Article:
In 2015, when the DC Circuit held the D.C. anti-SLAPP statute conflicts with the Federal Rules of Civil Procedure, and thus could not apply in a federal court diversity case, it became the first federal Court of Appeals to so hold. Now there are two.
First, some background. The Ninth Circuit has long held that anti-SLAPP statutes can be applied in federal court. Although several of the judges on that court have suggested it should revisit its prior holding, a majority of judges on the court have resisted this plea; as such, it remains the case that anti-SLAPP statutes can be applied in a federal district court in the Ninth Circuit. Similarly, the First Circuit has held that anti-SLAPP statutes do not conflict with the Federal Rules of Civil Procedure, and thus can apply in a federal court case.
The Fifth Circuit has also previously applied the Louisiana and Texas anti-SLAPP statutes, or assumed their applicability, in federal court (here and here), although it has never expressly decided the question. (That court is poised to do so in a case that has attracted an amicus brief from a bevy of First Amendment and media organizations). And the Second Circuit has twice applied anti-SLAPP statutes (here and here).
It was thus noteworthy when the DC Circuit, in a decision written by then-Judge Kavanaugh, held the D.C. anti-SLAPP statute could not apply in a federal diversity case because it conflicts with the Federal Rules of Civil Procedure. Since that decision, we have been waiting to see if Abbas is the outlier, or the beginning of a trend.
(Earlier this year, the Tenth Circuit held the New Mexico anti-SLAPP statute could not apply in a federal court diversity case, but that decision turned on unique language in that anti-SLAPP statute. Last month, a Kansas federal district court held the Kansas anti-SLAPP statute could apply in a federal court diversity case).
Last week, the Eleventh Circuit held the Georgia anti-SLAPP statute could not apply in federal court because the dismissal provisions of the statute conflict with the Federal Rules of Civil Procedure. The court explained that because Rules 8, 12 and 56 “provide a comprehensive framework governing pretrial dismissal and judgment” in federal court, and because the Georgia anti-SLAPP statute provides a different framework, the two conflict:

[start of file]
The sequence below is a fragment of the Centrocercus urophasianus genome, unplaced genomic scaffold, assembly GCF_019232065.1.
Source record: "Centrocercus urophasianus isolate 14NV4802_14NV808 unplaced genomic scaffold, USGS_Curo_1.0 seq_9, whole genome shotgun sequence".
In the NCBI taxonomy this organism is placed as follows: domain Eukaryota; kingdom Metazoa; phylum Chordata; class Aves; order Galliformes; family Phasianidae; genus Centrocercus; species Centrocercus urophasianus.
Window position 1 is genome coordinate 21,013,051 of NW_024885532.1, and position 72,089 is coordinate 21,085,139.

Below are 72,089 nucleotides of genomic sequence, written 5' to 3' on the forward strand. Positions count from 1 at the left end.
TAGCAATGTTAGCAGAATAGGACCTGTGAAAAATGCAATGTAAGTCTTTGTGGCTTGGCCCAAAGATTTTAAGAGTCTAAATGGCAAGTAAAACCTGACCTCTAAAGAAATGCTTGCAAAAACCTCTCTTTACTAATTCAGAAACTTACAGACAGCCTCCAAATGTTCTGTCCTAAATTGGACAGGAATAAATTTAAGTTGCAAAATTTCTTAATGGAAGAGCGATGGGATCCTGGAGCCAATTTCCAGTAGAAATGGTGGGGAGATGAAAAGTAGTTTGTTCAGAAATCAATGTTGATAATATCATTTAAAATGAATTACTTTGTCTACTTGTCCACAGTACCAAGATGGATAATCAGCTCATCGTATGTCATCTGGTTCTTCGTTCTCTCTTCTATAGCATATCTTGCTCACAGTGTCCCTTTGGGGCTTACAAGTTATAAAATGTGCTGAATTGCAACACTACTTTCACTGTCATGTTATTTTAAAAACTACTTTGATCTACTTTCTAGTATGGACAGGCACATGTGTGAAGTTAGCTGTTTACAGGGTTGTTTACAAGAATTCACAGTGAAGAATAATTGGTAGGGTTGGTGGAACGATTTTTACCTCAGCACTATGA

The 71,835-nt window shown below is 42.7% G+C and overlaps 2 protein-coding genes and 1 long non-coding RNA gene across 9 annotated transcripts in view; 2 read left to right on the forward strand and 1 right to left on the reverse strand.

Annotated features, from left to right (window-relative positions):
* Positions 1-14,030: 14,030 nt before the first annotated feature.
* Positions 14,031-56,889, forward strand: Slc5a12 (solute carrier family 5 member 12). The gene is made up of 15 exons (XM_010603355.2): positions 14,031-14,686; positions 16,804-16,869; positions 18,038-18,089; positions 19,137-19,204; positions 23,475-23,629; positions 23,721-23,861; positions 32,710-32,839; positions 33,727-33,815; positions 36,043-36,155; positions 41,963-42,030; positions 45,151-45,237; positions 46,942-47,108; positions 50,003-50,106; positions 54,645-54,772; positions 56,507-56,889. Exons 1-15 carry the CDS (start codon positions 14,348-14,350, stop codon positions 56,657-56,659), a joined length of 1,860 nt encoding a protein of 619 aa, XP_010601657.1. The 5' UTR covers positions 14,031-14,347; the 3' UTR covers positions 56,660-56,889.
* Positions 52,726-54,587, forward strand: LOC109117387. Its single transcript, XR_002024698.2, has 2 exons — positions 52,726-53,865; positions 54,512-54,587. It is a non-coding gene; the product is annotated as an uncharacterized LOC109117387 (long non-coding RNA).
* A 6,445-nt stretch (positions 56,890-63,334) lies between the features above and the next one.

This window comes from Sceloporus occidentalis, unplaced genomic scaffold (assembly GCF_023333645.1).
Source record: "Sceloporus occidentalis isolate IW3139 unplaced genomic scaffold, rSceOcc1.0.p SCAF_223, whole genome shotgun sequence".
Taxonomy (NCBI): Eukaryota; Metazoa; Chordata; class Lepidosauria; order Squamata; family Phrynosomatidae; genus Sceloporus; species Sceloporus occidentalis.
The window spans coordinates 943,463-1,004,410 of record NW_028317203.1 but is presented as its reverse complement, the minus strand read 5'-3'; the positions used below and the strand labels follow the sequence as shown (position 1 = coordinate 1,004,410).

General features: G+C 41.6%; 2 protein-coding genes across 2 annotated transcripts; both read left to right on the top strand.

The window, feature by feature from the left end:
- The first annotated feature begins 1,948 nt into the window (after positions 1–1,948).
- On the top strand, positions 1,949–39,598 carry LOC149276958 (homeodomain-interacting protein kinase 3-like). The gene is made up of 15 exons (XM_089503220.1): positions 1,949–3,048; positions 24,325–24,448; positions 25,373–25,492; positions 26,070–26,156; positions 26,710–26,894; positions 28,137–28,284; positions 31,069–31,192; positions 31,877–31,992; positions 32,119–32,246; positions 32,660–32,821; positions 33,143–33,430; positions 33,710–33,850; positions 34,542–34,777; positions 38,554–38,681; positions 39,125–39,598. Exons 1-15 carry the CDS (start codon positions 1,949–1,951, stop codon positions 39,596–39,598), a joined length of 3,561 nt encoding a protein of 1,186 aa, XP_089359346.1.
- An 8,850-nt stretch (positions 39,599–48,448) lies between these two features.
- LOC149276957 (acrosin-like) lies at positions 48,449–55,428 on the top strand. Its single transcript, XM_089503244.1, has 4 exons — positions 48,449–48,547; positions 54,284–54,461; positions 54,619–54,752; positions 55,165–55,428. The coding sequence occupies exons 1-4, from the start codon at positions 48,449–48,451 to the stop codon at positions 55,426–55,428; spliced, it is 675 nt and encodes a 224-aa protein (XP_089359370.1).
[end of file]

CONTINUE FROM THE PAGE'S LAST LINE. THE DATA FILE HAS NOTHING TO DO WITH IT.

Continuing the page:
Rules 8, 12, and 56 express “with unmistakable clarity” that proof of probability of success on the merits “is not required in federal courts” to avoid pretrial dismissal, and that the evidentiary sufficiency of a claim should not be tested before discovery. But the relevant provisions of the Georgia anti-SLAPP statute explicitly require proof of a probability of success on the merits without the benefit of discovery. The result is a “direct collision” between the Federal Rules and the motion-to-strike provision of the Georgia statute.
The court rejected multiple arguments made by CNN and amici, arguing why the anti-SLAPP statute and Rules of Civil Procedure could co-exist. It also explained it was “not persuaded” by the decisions of the Ninth and First Circuits, instead finding the Abbas court’s reasoning “far more convincing.”
My two cents: earlier this month the Supreme Court denied a petition for certiorari filed by the defendant in the Tenth Circuit case, which asked the Court to decide “[w]hether a state anti-SLAPP provision requiring expedited disposition of dismissal motions applies in federal court, as the First and Fifth Circuits have concluded, in conflict with the D.C. Circuit and the Tenth Circuit below.” In 2016, the Court denied a petition for a writ of certiorari that wanted the Court to decide “[w]hether state anti-SLAPP statutes are properly applied in federal diversity cases, or whether doing so runs afoul of the Erie doctrine.” Whatever the Fifth Circuit decides, it’s going to add to the growing divide among the circuits. At this point, it’s no longer a question if the Court is going to take up the issue, but when. As always, stay tuned.